For Immediate Release
Federal Appeals Court’s Decision on New York Fast-Food Menu Rule Is a Major Victory in the Fight Against Obesity
Statement of Deepak Gupta, Attorney, Public Citizen
WASHINGTON - Public Citizen is delighted that a federal appeals court has decided to uphold New York City's landmark fast-food menu rule,
which requires chain restaurants to disclose calorie information on
their menus. Today's decision is a major victory in the fight against
the obesity epidemic. It protects consumers' right to know important
nutritional facts and make informed and healthy choices when they eat
out. The ruling is also significant because it clears the way for many
similar state and local laws throughout the nation, such as those
recently passed by the state of California and the city of Philadelphia.
The fast-food industry had asked the court to strike down New York's
rule, claiming that it was pre-empted by a 1990 federal nutrition
labeling law and that it violated the First Amendment. Public Citizen
filed a brief opposing those arguments, representing a broad coalition
that included U.S. Rep. Henry Waxman (D-Calif. and the lead sponsor of
the 1990 law), former FDA Commissioner David Kessler, the American
Medical Association, and many other health groups and experts. Today's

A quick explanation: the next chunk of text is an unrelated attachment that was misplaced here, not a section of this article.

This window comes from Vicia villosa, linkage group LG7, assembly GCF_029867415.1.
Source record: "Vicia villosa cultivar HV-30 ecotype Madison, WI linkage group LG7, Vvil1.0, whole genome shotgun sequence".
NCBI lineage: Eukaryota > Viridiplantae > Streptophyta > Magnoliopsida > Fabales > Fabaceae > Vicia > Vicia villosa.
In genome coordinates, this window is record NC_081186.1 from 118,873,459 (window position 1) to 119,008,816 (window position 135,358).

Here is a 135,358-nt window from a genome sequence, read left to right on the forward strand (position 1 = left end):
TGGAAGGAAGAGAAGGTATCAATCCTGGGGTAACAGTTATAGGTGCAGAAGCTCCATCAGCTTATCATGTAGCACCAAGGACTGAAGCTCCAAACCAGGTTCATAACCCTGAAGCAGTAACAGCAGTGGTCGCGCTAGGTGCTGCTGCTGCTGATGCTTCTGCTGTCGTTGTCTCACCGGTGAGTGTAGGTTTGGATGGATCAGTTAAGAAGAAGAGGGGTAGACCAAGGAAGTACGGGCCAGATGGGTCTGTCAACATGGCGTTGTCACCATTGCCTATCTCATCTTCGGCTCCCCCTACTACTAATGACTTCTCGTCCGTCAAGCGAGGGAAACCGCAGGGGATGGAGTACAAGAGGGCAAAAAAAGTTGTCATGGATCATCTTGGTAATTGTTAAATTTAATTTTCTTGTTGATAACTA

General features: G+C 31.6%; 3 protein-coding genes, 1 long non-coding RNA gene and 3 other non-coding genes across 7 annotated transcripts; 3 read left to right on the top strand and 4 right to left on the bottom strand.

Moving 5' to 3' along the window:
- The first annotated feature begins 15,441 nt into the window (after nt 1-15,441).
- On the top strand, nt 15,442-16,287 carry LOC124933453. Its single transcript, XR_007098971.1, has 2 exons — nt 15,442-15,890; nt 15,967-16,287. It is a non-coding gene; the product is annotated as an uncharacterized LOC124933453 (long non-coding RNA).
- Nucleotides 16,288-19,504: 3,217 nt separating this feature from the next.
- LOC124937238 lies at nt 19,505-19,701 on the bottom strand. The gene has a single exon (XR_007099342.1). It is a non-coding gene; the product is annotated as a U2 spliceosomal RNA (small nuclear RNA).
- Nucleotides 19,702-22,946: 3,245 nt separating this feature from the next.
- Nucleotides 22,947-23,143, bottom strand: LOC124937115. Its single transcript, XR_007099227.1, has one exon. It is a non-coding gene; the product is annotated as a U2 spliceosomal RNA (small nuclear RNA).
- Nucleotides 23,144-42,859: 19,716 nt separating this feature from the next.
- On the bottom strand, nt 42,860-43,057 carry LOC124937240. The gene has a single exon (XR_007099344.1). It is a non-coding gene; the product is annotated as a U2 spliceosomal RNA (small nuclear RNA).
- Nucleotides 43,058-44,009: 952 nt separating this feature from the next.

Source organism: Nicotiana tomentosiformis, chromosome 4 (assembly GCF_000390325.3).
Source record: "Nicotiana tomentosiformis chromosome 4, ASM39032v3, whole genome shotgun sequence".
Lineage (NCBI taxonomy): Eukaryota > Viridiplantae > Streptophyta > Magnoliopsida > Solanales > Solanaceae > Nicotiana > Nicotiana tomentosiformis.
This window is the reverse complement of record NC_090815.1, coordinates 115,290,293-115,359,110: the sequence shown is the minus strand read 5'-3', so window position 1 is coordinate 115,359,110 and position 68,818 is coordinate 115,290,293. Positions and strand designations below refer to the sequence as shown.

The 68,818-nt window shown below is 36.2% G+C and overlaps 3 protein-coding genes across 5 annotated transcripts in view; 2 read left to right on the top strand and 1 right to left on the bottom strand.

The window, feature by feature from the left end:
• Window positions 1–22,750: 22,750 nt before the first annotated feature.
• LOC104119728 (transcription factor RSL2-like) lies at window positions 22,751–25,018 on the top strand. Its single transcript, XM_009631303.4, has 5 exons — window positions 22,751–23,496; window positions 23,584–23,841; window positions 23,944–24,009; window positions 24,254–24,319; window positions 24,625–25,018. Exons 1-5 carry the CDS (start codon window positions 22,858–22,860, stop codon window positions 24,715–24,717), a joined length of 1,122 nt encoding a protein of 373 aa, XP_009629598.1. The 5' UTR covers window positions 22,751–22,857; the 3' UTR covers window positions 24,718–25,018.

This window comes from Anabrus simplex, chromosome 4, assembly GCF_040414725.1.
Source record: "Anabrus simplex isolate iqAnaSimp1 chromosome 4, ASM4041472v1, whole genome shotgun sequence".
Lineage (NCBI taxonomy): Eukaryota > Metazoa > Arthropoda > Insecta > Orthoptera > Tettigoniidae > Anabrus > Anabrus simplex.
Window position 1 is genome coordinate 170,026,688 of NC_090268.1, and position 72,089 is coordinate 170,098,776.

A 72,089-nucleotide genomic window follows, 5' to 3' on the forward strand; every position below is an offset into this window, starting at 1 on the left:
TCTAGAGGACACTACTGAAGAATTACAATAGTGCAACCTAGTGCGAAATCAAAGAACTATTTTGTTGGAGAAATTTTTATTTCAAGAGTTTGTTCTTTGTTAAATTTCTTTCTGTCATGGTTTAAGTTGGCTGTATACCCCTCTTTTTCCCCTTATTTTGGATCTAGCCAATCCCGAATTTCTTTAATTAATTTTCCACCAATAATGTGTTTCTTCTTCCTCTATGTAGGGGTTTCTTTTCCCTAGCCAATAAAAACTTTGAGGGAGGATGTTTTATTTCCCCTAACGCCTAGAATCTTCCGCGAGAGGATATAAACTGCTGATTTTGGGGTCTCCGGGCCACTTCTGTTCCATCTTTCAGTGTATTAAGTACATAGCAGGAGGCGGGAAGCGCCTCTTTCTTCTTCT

decision echoes many of the arguments made in Public Citizen's brief.
"In requiring chain restaurants to post calorie information on their
menus," the U.S. Court of Appeals for the Second Circuit concluded,
"New York City merely stepped into a sphere that Congress intentionally
left open to state and local governments." The court also observed that
eating out is a major contributor to obesity and that consumers are
typically unable to assess the caloric content of foods. They do not
realize, for example, that a smoked turkey sandwich at Chili's (930
calories) contains more calories than a sirloin steak (540 calories),
or that two jelly donuts from Dunkin Donuts have fewer calories than a
sesame bagel with cream cheese.
Read the documents related to the case.
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